Mam’s Best Food is authentic and ambiguous

Mam’s Best Food is authentic and ambiguous

The place was like a scene out of a mafia movie; a modern day Key West “Sopranos.” With my back to the only two white plastic picnic tables, I could feel heavy eyes burning my neck. When I turned around, a very large man with dark hair and wrinkled brows stared at me indifferently while leaning back in his chair and mechanically chewing a toothpick. He was sitting at a table covered with the remains of what looked to have been quite the feast.  When he noticed we hadn’t been served yet, he shifted his glare from our place at the high top bar to yell at a lady talking on the phone to someone in another language.  She immediately shuffled out of the tiny kitchen and, rolling her eyes, handed us a couple menus.

Meet Mam.  She’s the quirky cook and the owner of Mam’s Best Food.  Her thick accent suggests she’s cooking recipes that someone passed onto her when she was still living back home.  Considering the cuisine is Middle Eastern kosher, it’s a place very far from here.

The before shot of the bourekas.  A Mam specialty of pastry with potato, hummus, tomato sauce and boiled egg.

The before shot of the bourekas.  A Mam specialty of pastry with potato, hummus, tomato sauce and boiled egg.

She gave us five minutes to look over our choices and reappeared from the ramshackle small hut that is the kitchen.  She threw a hand on her hip to let us know she was ready to take our order. Word to the wise: Think twice before asking a question. When we asked her to explain the difference between a few dishes she simply pointed to her and then to me and said, “Me and her are the same, but we are different.”  Fair enough.  Although we weren’t sure what that meant, we started with the bourekas.

Turns out that bourekas is a pastry similar to a warm croissant with potato that is served with a side of hummus, tomato sauce and boiled egg.  The traditional way to eat it is to slice open the bread and make your own sandwich with the ingredients given. Smear with hummus, dollop with tomato sauce and pile on as much egg as you want.

Halfway through my bourekas, my falafel arrived carefully packaged in aluminum foil and bursting with crispy fried chickpea patties, homemade hummus, salad, mayo and chili sauce.  Mam placed it a few inches in front of me and lifted one finger. “Don’t touch,” she commanded.  The hand went back on the hip as she sauntered back into the kitchen to prepare my companion’s schawarma with hummus, babaganoush and salad on a baguette.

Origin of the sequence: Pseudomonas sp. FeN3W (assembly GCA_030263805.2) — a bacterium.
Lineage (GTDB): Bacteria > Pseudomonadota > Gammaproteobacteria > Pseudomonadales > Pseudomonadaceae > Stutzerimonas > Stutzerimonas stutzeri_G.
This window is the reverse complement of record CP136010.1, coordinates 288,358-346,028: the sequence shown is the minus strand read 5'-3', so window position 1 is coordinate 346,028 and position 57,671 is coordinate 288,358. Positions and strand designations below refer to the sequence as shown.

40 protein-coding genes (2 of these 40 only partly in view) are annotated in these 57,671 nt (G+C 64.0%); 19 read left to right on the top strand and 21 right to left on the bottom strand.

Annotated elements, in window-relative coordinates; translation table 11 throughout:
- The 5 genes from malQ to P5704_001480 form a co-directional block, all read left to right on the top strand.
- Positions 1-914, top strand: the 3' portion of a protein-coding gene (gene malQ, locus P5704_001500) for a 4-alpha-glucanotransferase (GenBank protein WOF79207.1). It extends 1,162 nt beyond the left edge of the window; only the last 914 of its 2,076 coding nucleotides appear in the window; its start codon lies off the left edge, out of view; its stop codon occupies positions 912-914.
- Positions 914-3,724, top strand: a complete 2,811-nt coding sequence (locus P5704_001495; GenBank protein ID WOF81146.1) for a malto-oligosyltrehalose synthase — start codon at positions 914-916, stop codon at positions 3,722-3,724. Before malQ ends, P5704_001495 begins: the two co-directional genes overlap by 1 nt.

Mam expects guests to practice good manners in her restaurant.

She also expects loyalty.  When she learned that we are locals she told us that we better come back soon. We assured her if she keeps making food like that, we will. And when a neighbor who she apparently hasn’t seen in a while stepped out of her home with a basket of laundry, she jokingly yelled, “Are you moving? I never see you! Are you moving? I kill you!”

Her personality is … invigorating.  It is the kind of take-no-fuss kind of passion that diners want to see when looking for authentic fare. The very large scary looking men, the small hut of a home kitchen, the rickety plastic picnic tables, and of course Mam herself are a part of the whole experience just as much as the food.

Jennifer Garrison  is a food writer and photographer but prefers the term culinary adventurist.  After briefly traveling the globe in search of the perfect meal she eventually found her home in Key West where she now writes a blog called the Madventures of a Girl. Email her at [email protected]

 

Mam’s Best Food

405 Petronia St., Key West

305-896-0923

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